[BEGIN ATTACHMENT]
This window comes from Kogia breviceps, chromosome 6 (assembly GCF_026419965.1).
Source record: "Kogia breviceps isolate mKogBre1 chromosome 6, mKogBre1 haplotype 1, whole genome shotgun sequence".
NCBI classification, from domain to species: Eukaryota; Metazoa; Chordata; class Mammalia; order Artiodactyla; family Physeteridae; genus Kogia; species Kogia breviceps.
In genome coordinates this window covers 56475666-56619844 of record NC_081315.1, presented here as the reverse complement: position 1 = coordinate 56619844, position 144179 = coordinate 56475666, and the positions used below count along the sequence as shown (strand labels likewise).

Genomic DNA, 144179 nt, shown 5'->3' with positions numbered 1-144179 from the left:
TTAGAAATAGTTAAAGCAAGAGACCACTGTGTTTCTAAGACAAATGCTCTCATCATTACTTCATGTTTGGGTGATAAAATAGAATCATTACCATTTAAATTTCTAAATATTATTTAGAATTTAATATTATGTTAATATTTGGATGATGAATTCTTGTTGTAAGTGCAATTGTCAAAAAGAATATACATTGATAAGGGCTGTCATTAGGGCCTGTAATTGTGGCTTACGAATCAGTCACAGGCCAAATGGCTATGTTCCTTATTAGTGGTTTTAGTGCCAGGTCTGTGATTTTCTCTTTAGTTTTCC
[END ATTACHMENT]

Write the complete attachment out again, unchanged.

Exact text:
This window comes from Kogia breviceps, chromosome 6 (assembly GCF_026419965.1).
Source record: "Kogia breviceps isolate mKogBre1 chromosome 6, mKogBre1 haplotype 1, whole genome shotgun sequence".
NCBI classification, from domain to species: Eukaryota; Metazoa; Chordata; class Mammalia; order Artiodactyla; family Physeteridae; genus Kogia; species Kogia breviceps.
In genome coordinates this window covers 56475666-56619844 of record NC_081315.1, presented here as the reverse complement: position 1 = coordinate 56619844, position 144179 = coordinate 56475666, and the positions used below count along the sequence as shown (strand labels likewise).

Genomic DNA, 144179 nt, shown 5'->3' with positions numbered 1-144179 from the left:
TTAGAAATAGTTAAAGCAAGAGACCACTGTGTTTCTAAGACAAATGCTCTCATCATTACTTCATGTTTGGGTGATAAAATAGAATCATTACCATTTAAATTTCTAAATATTATTTAGAATTTAATATTATGTTAATATTTGGATGATGAATTCTTGTTGTAAGTGCAATTGTCAAAAAGAATATACATTGATAAGGGCTGTCATTAGGGCCTGTAATTGTGGCTTACGAATCAGTCACAGGCCAAATGGCTATGTTCCTTATTAGTGGTTTTAGTGCCAGGTCTGTGATTTTCTCTTTAGTTTTCC